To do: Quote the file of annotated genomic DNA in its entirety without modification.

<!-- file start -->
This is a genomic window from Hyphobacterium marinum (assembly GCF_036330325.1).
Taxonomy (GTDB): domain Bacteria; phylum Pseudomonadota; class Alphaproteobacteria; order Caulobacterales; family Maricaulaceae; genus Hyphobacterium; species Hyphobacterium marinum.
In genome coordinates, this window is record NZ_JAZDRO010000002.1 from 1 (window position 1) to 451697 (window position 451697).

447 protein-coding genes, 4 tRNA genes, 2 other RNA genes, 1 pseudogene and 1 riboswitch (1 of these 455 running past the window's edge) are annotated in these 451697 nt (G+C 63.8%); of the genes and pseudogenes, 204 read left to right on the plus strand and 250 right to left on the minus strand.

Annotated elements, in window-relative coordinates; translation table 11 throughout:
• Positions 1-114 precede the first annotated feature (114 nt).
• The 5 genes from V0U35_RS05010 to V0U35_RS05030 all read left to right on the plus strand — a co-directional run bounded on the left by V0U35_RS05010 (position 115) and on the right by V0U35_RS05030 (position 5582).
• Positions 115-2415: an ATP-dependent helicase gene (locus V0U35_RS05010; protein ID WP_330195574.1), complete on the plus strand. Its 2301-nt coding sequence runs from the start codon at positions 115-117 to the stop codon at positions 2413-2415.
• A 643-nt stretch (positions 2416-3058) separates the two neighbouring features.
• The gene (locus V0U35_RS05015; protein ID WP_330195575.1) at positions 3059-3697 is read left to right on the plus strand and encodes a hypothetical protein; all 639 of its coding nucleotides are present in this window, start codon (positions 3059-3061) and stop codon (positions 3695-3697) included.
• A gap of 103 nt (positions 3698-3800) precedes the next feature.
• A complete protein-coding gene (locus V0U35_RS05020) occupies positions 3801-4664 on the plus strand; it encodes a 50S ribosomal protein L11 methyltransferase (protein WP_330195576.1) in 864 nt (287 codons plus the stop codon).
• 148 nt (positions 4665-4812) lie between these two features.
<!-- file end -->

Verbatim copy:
This is a genomic window from Hyphobacterium marinum (assembly GCF_036330325.1).
Taxonomy (GTDB): domain Bacteria; phylum Pseudomonadota; class Alphaproteobacteria; order Caulobacterales; family Maricaulaceae; genus Hyphobacterium; species Hyphobacterium marinum.
In genome coordinates, this window is record NZ_JAZDRO010000002.1 from 1 (window position 1) to 451697 (window position 451697).

447 protein-coding genes, 4 tRNA genes, 2 other RNA genes, 1 pseudogene and 1 riboswitch (1 of these 455 running past the window's edge) are annotated in these 451697 nt (G+C 63.8%); of the genes and pseudogenes, 204 read left to right on the plus strand and 250 right to left on the minus strand.

Annotated elements, in window-relative coordinates; translation table 11 throughout:
• Positions 1-114 precede the first annotated feature (114 nt).
• The 5 genes from V0U35_RS05010 to V0U35_RS05030 all read left to right on the plus strand — a co-directional run bounded on the left by V0U35_RS05010 (position 115) and on the right by V0U35_RS05030 (position 5582).
• Positions 115-2415: an ATP-dependent helicase gene (locus V0U35_RS05010; protein ID WP_330195574.1), complete on the plus strand. Its 2301-nt coding sequence runs from the start codon at positions 115-117 to the stop codon at positions 2413-2415.
• A 643-nt stretch (positions 2416-3058) separates the two neighbouring features.
• The gene (locus V0U35_RS05015; protein ID WP_330195575.1) at positions 3059-3697 is read left to right on the plus strand and encodes a hypothetical protein; all 639 of its coding nucleotides are present in this window, start codon (positions 3059-3061) and stop codon (positions 3695-3697) included.
• A gap of 103 nt (positions 3698-3800) precedes the next feature.
• A complete protein-coding gene (locus V0U35_RS05020) occupies positions 3801-4664 on the plus strand; it encodes a 50S ribosomal protein L11 methyltransferase (protein WP_330195576.1) in 864 nt (287 codons plus the stop codon).
• 148 nt (positions 4665-4812) lie between these two features.